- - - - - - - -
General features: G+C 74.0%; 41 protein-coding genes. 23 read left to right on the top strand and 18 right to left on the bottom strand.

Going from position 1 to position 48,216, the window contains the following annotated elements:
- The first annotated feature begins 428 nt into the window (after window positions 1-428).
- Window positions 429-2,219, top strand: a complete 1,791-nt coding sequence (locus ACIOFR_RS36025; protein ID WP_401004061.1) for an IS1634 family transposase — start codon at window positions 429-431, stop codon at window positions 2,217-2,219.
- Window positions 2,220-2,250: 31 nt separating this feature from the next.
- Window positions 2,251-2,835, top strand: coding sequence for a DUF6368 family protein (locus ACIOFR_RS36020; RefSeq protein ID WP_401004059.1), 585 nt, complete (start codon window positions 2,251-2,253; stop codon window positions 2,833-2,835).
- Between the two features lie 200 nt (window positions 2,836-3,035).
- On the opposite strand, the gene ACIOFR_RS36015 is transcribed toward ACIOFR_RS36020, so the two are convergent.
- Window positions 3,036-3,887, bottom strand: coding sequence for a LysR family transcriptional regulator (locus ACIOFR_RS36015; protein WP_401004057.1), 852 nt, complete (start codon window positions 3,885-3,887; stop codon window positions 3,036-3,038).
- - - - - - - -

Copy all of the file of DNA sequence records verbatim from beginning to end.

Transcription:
General features: G+C 74.0%; 41 protein-coding genes. 23 read left to right on the top strand and 18 right to left on the bottom strand.

Going from position 1 to position 48,216, the window contains the following annotated elements:
- The first annotated feature begins 428 nt into the window (after window positions 1-428).
- Window positions 429-2,219, top strand: a complete 1,791-nt coding sequence (locus ACIOFR_RS36025; protein ID WP_401004061.1) for an IS1634 family transposase — start codon at window positions 429-431, stop codon at window positions 2,217-2,219.
- Window positions 2,220-2,250: 31 nt separating this feature from the next.
- Window positions 2,251-2,835, top strand: coding sequence for a DUF6368 family protein (locus ACIOFR_RS36020; RefSeq protein ID WP_401004059.1), 585 nt, complete (start codon window positions 2,251-2,253; stop codon window positions 2,833-2,835).
- Between the two features lie 200 nt (window positions 2,836-3,035).
- On the opposite strand, the gene ACIOFR_RS36015 is transcribed toward ACIOFR_RS36020, so the two are convergent.
- Window positions 3,036-3,887, bottom strand: coding sequence for a LysR family transcriptional regulator (locus ACIOFR_RS36015; protein WP_401004057.1), 852 nt, complete (start codon window positions 3,885-3,887; stop codon window positions 3,036-3,038).